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List of host cities of the Eurovision Song Contest

From Wikipedia, the free encyclopedia

Countries which have hosted the Eurovision Song Contest [a] .mw-parser-output div.columns-2 div.column{float:left;width:50%;min-width:300px}.mw-parser-output div.columns-3 div.column{float:left;width:33.3%;min-width:200px}.mw-parser-output div.columns-4 div.column{float:left;width:25%;min-width:150px}.mw-parser-output div.columns-5 div.column{float:left;width:20%;min-width:120px}   .mw-parser-output .legend{page-break-inside:avoid;break-inside:avoid-column}.mw-parser-output .legend-color{display:inline-block;width:1.5em;height:1.5em;margin:1px 0;text-align:center;border:1px solid black;background-color:transparent;color:black;font-size:100%}.mw-parser-output .legend-text{font-size:95%}  A single hosting     Multiple hostings
Countries which have hosted the Eurovision Song Contest [a]

The Eurovision Song Contest is an annual international song competition, held every year by the Eurovision broadcasting organisation since 1956. This page is a list of cities and venues that have hosted the contest, one or more times. Since 1958, the host city has customarily been in the country that won the contest the previous year. There have been exceptions, however, when certain issues (usually financial) have prevented the winner from hosting the following year's contest. These exceptions occurred in 1960, 1963, 1972, 1974 and 1980.[1] In all but one of those exceptions, the United Kingdom hosted Eurovision. The custom of having the winning country host the Eurovision the following year has now been observed for 39 consecutive years.

Having hosted the contest six times, Dublin holds the record for having hosted the contest most often. It is followed by London and Luxembourg (each hosted 4 contests), then Copenhagen[2] and Stockholm (each hosted 3 contests).

The Scandinavium in Gothenburg: venue for the 1985 Contest.
The Scandinavium in Gothenburg: venue for the 1985 Contest.
The film studios at Cinecittà in Rome played host to the 1991 Contest.
The film studios at Cinecittà in Rome played host to the 1991 Contest.
Oslo Spektrum was the venue for the 1996 Contest.
Oslo Spektrum was the venue for the 1996 Contest.
Rotterdam Ahoy was the planned host of the 2020 Contest, which was cancelled due to the COVID-19 pandemic. It will host the 2021 contest.
Rotterdam Ahoy was the planned host of the 2020 Contest, which was cancelled due to the COVID-19 pandemic. It will host the 2021 contest.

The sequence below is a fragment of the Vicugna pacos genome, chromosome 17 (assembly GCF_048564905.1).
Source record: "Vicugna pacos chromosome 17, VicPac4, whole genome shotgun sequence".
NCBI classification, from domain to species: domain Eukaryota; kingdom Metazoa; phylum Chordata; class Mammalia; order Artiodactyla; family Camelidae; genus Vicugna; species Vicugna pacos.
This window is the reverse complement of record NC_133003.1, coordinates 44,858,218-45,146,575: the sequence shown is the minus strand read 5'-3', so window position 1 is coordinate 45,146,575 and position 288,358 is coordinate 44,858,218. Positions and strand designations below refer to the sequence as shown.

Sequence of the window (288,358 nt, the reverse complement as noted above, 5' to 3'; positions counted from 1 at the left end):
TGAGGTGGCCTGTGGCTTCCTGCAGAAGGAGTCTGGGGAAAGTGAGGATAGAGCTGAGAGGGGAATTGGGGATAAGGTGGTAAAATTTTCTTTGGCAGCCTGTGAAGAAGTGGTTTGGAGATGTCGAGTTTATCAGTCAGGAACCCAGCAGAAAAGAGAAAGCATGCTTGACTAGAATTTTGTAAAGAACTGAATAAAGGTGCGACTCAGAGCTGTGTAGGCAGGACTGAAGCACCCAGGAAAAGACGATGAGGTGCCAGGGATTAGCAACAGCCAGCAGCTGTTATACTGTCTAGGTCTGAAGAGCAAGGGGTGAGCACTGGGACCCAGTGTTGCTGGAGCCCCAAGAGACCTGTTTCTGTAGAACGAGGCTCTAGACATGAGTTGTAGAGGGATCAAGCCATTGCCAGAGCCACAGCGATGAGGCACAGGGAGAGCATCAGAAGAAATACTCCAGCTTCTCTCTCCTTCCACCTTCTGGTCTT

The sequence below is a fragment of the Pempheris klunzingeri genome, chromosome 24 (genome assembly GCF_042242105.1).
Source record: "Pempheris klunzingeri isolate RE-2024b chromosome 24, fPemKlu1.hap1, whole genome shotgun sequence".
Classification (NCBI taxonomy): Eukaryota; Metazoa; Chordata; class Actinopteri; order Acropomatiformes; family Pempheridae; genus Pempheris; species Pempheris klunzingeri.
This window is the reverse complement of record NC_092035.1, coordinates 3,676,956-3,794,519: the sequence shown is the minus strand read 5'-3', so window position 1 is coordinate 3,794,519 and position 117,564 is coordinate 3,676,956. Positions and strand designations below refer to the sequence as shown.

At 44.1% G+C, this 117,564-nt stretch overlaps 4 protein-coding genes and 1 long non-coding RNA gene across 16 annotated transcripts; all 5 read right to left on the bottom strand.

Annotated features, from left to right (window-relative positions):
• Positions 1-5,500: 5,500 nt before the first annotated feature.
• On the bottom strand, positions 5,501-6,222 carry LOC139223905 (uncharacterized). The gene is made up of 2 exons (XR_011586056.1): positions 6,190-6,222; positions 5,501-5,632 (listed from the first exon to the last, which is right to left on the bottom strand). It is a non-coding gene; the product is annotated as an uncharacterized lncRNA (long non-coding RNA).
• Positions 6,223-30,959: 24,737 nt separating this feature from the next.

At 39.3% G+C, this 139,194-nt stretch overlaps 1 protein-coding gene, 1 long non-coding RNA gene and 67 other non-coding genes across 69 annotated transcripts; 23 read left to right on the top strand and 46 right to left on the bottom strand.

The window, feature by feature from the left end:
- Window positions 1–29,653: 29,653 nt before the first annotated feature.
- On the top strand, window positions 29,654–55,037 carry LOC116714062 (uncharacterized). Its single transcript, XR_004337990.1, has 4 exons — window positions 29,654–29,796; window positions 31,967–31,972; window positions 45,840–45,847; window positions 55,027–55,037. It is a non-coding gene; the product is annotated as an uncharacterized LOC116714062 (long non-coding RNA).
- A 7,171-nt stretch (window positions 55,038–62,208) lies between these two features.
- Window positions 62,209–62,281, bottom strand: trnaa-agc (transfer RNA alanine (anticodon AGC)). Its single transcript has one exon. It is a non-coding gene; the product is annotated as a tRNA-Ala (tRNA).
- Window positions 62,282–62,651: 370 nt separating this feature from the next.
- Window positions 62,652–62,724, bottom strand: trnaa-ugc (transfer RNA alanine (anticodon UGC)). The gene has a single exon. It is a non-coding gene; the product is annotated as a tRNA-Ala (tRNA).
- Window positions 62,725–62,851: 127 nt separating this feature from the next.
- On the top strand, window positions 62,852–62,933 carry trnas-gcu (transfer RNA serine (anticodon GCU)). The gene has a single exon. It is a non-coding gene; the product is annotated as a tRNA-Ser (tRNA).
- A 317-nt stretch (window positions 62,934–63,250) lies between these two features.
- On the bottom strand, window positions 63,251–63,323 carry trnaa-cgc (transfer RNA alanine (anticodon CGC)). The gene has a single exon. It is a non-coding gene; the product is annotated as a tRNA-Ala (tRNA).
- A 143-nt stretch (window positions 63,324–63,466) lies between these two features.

Eurovision Song Contest

Contests Country City Venue Years Ref.
8  United Kingdom London Royal Festival Hall 1960 [3]
BBC Television Centre 1963 [4]
Royal Albert Hall 1968 [5]
Wembley Conference Centre 1977 [6]
Edinburgh Usher Hall 1972 [7]
Brighton Brighton Dome 1974 [8]
Harrogate Harrogate International Centre 1982 [9]
Birmingham National Indoor Arena 1998 [10]
7  Ireland Dublin Gaiety Theatre 1971 [11]
RDS Simmonscourt Pavilion 1981, 1988 [12][13]
Point Theatre 1994, 1995, 1997 [14][15][16]
Millstreet Green Glens Arena 1993 [17]
6  Sweden Stockholm Stockholm International Fairs 1975 [18]
Ericsson Globe 2000, 2016 [19][20]
Gothenburg Scandinavium 1985 [21]
Malmö Malmö Isstadion 1992 [22][23]
Malmö Arena 2013 [24]
5  Netherlands Hilversum AVRO Studio 1958 [25]
Amsterdam RAI Congrescentrum 1970 [26]
The Hague Nederlands Congresgebouw 1976, 1980 [27][28]
Rotterdam Rotterdam Ahoy 2020[b], 2021 [29][30]
4  Luxembourg Luxembourg City Villa Louvigny 1962, 1966 [31][32]
Grand Théâtre de Luxembourg 1973, 1984 [33][34]
3  France Cannes Palais des Festivals 1959, 1961 [35][36]
Paris Palais des Congrès 1978 [37]
 Norway Bergen Grieghallen 1986 [38]
Oslo Oslo Spektrum 1996 [39]
Telenor Arena 2010 [40]
 Germany[c] Frankfurt-am-Main Großer Sendesaal 1957 [41]
Munich Rudi-Sedlmayer-Halle 1983 [42]
Düsseldorf Esprit Arena 2011 [43]
 Denmark Copenhagen Tivolis Koncertsal 1964 [44]
Parken Stadium 2001 [45]
B&W Hallerne 2014 [46]
 Israel Jerusalem International Convention Centre 1979, 1999 [47][48]
Tel Aviv Expo Tel Aviv 2019 [49]
2   Switzerland Lugano Teatro Kursaal 1956 [50]
Lausanne Palais de Beaulieu 1989 [51]
 Italy Naples Sala di Concerto della RAI 1965 [52]
Rome Studio 15 di Cinecittà 1991 [53]
 Austria Vienna Hofburg Imperial Palace 1967 [54]
Wiener Stadthalle 2015 [55]
 Ukraine Kyiv Palace of Sports 2005 [56]
International Exhibition Centre 2017 [57]
1
Flag of Spain.svg
Spain
Madrid Teatro Real 1969 [58]
 Belgium Brussels Centenary Palace 1987 [59]
 Yugoslavia Zagreb[d] Vatroslav Lisinski Concert Hall 1990 [60]
 Estonia Tallinn Saku Suurhall 2002 [61]
 Latvia Riga Skonto Hall 2003 [62]
 Turkey Istanbul Abdi İpekçi Arena 2004 [63]
 Greece Athens Olympic Indoor Hall 2006 [64]
 Finland Helsinki Hartwall Arena 2007 [65]
 Serbia Belgrade Belgrade Arena 2008 [66]
 Russia Moscow Olympic Stadium 2009 [67]
 Azerbaijan Baku Baku Crystal Hall 2012 [68]